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Austin TX Business Law Blog

Monday, September 26, 2016

Buyer Beware when Purchasing Property for a New Business

What surprises might await you when you purchase property for your new business?

A news story that appeared recently thanks to an anonymous whistleblower in Lubbock, reminds us all that buying a local business can be trickier than it first appears. This is why, no matter how savvy you think you are, you should always hire a skilled, knowledgeable business attorney before purchasing a business.

Case of Uncommon Building Codes

In the case mentioned, a local business owner approached KLBK and EverythingLubbock.com to disseminate a bit of information he or she found worthy of repeating. It concerns the peculiar building code bills the City of Lubbock has for new businesses.

According to the anonymous informer, when the commercial property was purchased and the permit submitted, one of the engineers responsible for the permit neglected to tell the new owner that something had to be done "with the water." Later on, the new owner received an email from a Lubbock chief engineer explaining that a fee would have to be paid to have a fire hydrant installed on the newly purchased property to comply with new 2014 building codes.

The business owner was flabbergasted to find that the new business would have to fund this public project on its own even though the fire hydrant would clearly be beneficial to the community as a whole. The owner asked if the fee could be paid partially, but this was not an option.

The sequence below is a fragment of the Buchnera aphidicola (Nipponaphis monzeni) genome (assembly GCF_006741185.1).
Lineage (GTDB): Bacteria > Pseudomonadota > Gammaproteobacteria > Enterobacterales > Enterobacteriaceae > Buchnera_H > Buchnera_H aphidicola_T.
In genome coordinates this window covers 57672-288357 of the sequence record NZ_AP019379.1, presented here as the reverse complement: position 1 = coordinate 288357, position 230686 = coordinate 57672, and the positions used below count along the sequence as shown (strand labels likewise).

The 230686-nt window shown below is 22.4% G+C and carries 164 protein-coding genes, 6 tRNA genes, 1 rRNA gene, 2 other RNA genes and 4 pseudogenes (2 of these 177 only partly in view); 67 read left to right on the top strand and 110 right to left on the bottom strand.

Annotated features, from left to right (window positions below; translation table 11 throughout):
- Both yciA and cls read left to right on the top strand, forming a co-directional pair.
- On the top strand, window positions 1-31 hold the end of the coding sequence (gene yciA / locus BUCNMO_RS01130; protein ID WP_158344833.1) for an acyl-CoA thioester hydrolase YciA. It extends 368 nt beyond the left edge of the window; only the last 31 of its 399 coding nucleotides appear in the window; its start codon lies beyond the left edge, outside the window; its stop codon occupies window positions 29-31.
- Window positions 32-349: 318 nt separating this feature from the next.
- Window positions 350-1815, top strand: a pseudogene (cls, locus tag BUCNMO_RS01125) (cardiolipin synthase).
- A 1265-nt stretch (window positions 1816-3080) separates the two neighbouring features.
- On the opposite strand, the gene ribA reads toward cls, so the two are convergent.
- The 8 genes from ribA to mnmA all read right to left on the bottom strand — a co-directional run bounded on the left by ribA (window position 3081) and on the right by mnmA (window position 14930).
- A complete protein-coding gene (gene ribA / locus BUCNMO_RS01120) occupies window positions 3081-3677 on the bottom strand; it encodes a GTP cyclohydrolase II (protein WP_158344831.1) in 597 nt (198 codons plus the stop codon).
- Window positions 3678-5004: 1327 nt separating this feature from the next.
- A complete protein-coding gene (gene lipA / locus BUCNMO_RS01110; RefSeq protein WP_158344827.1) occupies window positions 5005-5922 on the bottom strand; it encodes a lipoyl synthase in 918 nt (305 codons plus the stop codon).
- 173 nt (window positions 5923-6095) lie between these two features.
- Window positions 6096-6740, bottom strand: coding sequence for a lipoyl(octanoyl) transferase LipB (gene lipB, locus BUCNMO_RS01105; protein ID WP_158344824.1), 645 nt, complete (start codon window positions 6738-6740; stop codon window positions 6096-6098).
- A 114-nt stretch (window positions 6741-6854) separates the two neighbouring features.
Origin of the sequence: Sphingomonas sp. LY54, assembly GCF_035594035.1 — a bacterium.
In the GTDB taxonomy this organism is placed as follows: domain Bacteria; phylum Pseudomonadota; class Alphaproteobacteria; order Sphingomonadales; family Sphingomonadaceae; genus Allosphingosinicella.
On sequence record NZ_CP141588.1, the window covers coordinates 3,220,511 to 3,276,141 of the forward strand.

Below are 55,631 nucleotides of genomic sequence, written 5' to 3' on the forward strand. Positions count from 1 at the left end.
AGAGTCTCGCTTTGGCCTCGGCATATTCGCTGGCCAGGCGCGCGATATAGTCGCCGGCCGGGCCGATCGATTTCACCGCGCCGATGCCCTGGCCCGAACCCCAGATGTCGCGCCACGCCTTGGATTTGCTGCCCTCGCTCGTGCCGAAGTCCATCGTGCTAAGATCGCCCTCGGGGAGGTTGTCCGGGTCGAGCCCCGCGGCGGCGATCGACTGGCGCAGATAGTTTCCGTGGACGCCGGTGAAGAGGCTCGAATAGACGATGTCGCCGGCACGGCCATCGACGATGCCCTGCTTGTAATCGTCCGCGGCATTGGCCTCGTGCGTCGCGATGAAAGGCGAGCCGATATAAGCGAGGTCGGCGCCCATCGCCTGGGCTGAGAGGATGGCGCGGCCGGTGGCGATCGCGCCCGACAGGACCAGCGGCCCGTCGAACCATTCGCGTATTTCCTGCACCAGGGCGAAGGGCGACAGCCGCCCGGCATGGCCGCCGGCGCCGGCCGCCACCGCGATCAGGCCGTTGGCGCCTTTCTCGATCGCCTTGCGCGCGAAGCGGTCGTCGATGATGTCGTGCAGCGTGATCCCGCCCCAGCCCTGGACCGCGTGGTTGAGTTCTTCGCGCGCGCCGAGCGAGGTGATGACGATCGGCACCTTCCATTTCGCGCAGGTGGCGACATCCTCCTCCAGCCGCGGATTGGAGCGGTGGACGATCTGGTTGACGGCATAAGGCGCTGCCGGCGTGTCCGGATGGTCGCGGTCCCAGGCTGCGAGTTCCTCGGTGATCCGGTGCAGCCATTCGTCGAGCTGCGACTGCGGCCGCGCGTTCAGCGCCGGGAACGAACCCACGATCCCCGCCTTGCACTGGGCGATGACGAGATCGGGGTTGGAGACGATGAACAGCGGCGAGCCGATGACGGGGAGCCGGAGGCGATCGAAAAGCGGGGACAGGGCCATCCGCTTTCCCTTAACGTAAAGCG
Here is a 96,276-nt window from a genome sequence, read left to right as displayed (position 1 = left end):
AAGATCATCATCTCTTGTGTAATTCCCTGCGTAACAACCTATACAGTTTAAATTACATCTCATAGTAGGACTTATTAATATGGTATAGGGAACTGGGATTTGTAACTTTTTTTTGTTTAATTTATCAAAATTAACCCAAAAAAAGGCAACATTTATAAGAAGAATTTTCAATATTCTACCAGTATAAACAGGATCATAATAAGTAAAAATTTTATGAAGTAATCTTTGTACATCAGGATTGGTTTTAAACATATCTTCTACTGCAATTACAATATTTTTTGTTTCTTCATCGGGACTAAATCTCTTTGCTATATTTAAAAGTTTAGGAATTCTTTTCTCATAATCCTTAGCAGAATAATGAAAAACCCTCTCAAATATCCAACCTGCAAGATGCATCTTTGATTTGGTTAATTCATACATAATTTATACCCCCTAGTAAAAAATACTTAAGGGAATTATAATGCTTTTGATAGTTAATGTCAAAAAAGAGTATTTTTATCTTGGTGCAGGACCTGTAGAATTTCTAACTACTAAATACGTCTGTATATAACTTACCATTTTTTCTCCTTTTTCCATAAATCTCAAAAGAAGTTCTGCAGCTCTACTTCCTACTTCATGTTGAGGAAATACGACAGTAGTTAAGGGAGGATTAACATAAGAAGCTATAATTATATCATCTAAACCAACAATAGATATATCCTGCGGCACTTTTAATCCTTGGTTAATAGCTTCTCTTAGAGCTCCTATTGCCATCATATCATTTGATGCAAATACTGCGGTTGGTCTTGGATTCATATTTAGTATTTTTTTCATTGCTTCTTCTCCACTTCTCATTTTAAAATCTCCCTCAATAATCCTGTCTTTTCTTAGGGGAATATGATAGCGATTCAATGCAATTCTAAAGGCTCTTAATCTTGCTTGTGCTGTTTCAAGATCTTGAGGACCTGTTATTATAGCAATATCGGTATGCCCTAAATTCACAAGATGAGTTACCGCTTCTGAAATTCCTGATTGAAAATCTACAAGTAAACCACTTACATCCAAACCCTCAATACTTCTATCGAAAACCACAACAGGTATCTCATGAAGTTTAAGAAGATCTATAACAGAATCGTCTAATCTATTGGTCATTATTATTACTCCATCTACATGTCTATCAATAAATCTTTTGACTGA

The "Logic" Behind the Rule

The City of Lubbock Director of Public Works, Wood Franklin, stated that the one who purchases the property purchases everything that goes along with it -- in this case, the requirement for a new fire hydrant. The last owner was not responsible for installing a new fire hydrant because that owner was abiding by previous building codes at the time of purchase. Franklin explains the implausible regulation this way, "You're the developer… you're taking vacant land, developing it, [and] improving it for financial gain … there are costs associated with that."

Unfortunately for the new owner, though not all fire hydrant installations are equally expensive, this one will cost $20,000. "If someone puts a building there, and there's a need for a fire hydrant, that's not the taxpayers responsibility," Franklin said. "Taxpayers didn't place that building there." Franklin adds that there may be other costs associated with buying property for a new business, such as bringing it up to code to meet utility, flooding and sewage requirements. Once the purchaser has brought the property up to recent code requirements, the City of Lubbock will do the maintenance.

This case should be viewed as a warning to all purchasers of new property on which to establish a new business. In addition to meeting other legal requirements, it is important that your attorney assist you in looking into specific, sometimes unusual, city or county ordinances that may increase your opening costs.


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